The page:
Those lucky enough to be in the Cape Cod area this week should hit the coast to view one of the rarest creatures on earth. In an aerial survey on Tuesday, researchers counted more than 100 individual right whales, with a preliminary count of more than 200 total. Officials estimate that this number represents a little less than half of the known North Atlantic right whale population. As an adult, the right whale, one of the rarest types of baleen whales, measures 45 to 55 feet in length and weighs up to ninety tons. It has been listed as an endangered species since 1970. The whales are attracted to the waters off the southern coast of Massachusetts because they are particularly rich in zooplankton (tiny organisms that the whales feed on) this year. A survey of zooplankton earlier in the week suggests that the whales will continue to congregate in the area for several more days, possibly even a week. The whales can be seen from the shore, and are as close as a few yards offshore to about a quarter-mile out. As a result of the whale feeding frenzy, the Massachusetts Division of Marine Fisheries has issued a warning for boaters to avoid the animals. It's against federal law for a vessel to get within 500 yards of them. Boats in the Cape Cod Bay area are advised to proceed with caution, reduce speed (less than 10 knots), and post lookouts to avoid collisions with the enormous mammals. The advisory will be lifted when the whales leave the area. Collisions with vessels are the major cause of human-induced mortality for the right whale. The whales, which practice surface and subsurface feeding, are often difficult to see, and in the past this has led to fatal injuries from collisions with boats. Anyone interested in seeing the whales can do so just by walking on the beach. The whales are gathered around Race Point, but also can been seen down to Long Point in Provincetown and inside to Truro. For more information on Right Whales, visit the Right Whale Conservation Program. — Madeline Grimes MORE FROM BUDGET TRAVEL: 10 Natural Wonders to See Before They Disappear 14 Weird Animals You Can Travel to See Cape Cod Uncrowded
Events commemorate the Civil War's 150th anniversary throughout 2011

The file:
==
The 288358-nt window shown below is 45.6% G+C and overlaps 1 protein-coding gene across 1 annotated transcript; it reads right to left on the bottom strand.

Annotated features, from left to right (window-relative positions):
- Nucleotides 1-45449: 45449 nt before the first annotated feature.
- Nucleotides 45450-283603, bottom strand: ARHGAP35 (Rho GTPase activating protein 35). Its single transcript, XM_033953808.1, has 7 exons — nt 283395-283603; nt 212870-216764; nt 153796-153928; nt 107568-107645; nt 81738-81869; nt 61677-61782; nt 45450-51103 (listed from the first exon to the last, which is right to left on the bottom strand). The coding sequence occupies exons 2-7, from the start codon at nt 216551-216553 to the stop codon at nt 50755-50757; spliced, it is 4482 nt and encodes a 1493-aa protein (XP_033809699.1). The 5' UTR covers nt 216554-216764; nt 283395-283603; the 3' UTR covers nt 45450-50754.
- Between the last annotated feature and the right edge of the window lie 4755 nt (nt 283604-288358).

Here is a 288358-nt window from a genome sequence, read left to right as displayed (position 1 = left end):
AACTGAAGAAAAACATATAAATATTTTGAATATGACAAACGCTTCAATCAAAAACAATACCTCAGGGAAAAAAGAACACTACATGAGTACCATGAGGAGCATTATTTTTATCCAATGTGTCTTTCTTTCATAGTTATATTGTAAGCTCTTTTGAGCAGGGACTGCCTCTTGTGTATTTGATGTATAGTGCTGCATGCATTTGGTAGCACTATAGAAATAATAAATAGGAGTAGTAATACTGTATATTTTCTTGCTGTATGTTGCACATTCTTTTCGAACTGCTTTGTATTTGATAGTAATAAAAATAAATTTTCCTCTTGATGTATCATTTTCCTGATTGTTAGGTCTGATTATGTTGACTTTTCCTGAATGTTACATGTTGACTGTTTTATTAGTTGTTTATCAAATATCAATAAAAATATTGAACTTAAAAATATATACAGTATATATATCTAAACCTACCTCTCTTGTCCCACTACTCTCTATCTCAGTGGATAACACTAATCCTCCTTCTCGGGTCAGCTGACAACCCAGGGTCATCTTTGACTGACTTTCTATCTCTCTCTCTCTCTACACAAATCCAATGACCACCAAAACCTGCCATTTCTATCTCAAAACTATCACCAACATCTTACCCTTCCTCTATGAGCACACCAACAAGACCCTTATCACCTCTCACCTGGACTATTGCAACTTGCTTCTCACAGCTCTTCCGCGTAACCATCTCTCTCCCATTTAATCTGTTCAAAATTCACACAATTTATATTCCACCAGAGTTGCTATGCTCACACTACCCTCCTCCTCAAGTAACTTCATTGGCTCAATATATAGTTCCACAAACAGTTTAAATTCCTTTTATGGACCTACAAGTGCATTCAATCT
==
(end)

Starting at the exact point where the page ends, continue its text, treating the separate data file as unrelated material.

Battle reenactments are scheduled throughout the spring, summer, and fall, and Gettysburg hosts a 150-cannon salute at the end of April. This year marks the sesquicentennial of the beginning of the bloodiest war in American history, and events commemorating all aspects of the Civil War dot the 2011 calendar. Check out the National Park Service's Civil War page and CivilWar.org's events page for listings of notable reenactments, lectures, museum exhibits, and special tours in 2011 and beyond. The memorials really get started with a bang on April 29 to 30, when Gettysburg's Kickoff Event takes place. The highlight of the weekend occurs on Saturday, April 30, between 7:30 and 8:30 p.m., when a cannonade -- a 150-volley salute -- dominates the evening sky. Other notable 2011 events include: Various Smithsonian exhibits, including the National Museum of American history's "Abraham Lincoln: An Extraordinary Life" (closes on May 30, 2011) and the National Portrait Gallery's "150th Commemoration of The Civil War: The Death of Ellsworth" (April 29, 2011, to March 18, 2012; Ellsworth was the first Union soldier killed in the war) Sesquicentennial of the First Battle of Manassas (July 21-24, Manassas, Va., get tickets here) Reenactment of the Battle of Wilson's Creek (August 12-14, Brookline, Mo.) MORE FROM BUDGET TRAVEL: Time Travel: Civil War Adventure Camp 8 Places Every American Should See 15 Places Kids Should See Before Turning 15: Photos
Katrina, BP: New Orleans is back
One year after the disastrous BP oil spill and nearly six years after Hurricane Katrina devastated the city, New Orleans reported that it welcomed more than eight million visitors last year for the first time since Katrina. In 2010, New Orleans welcomed 8.3 million visitors, who spent a total of $5.3 billion, the highest visitor spending in the city's history, according to the 2010 New Orleans Area Visitor Profile survey, conducted by the University of New Orleans Hospitality Research Center, based on responses from 5,343 people. "It is energizing to see such strong results," said Stephen Perry, president and CEO of the New Orleans Convention and Visitors Bureau, especially, he added, "coming out of the strong economic downturn, and on top of the difficult perception challenges created by the BP oil spill …" Following the oil spill, the New Orleans CVB received $5 million from BP to help fund a tourism marketing campaign intended to combat misperceptions and let people know they could still enjoy New Orleans despite the spill, which took place 115 miles off Louisiana's Gulf coast and never actually reached the popular tourist town. Nevertheless, people were worried about the oil slick and its impact on the region's famous seafood, seafood that is the key ingredient in local specialties such as gumbo, barbecue shrimp, fried oyster po-boys and Cajun-spiced catfish. A Katrina-hardened town determined not to be struck down yet again proactively combated the image issue, using the BP funding to run print, TV and Internet ads with slogans such as "Anyone else need a cocktail?" featuring an image of a shrimp cocktail. Whatever New Orleans is doing (whether actively or passively), it appears to be working. According to the survey, 77.7% of visitors to the Big Easy last year were there on vacation, and they spent an average of $142 per day in the city. So, who's making the trip down south? Residents from Texas, California, Florida, Mississippi and New York brought in the biggest number of visitors to NOLA. What about you? Were you nervous to go to New Orleans last year post-spill? Would you go now? What is it about the Big Easy that makes the city so special? More from Budget Travel: Where to eat and sleep in New Orleans? New Orleans Hotels 25 Reasons We Love New Orleans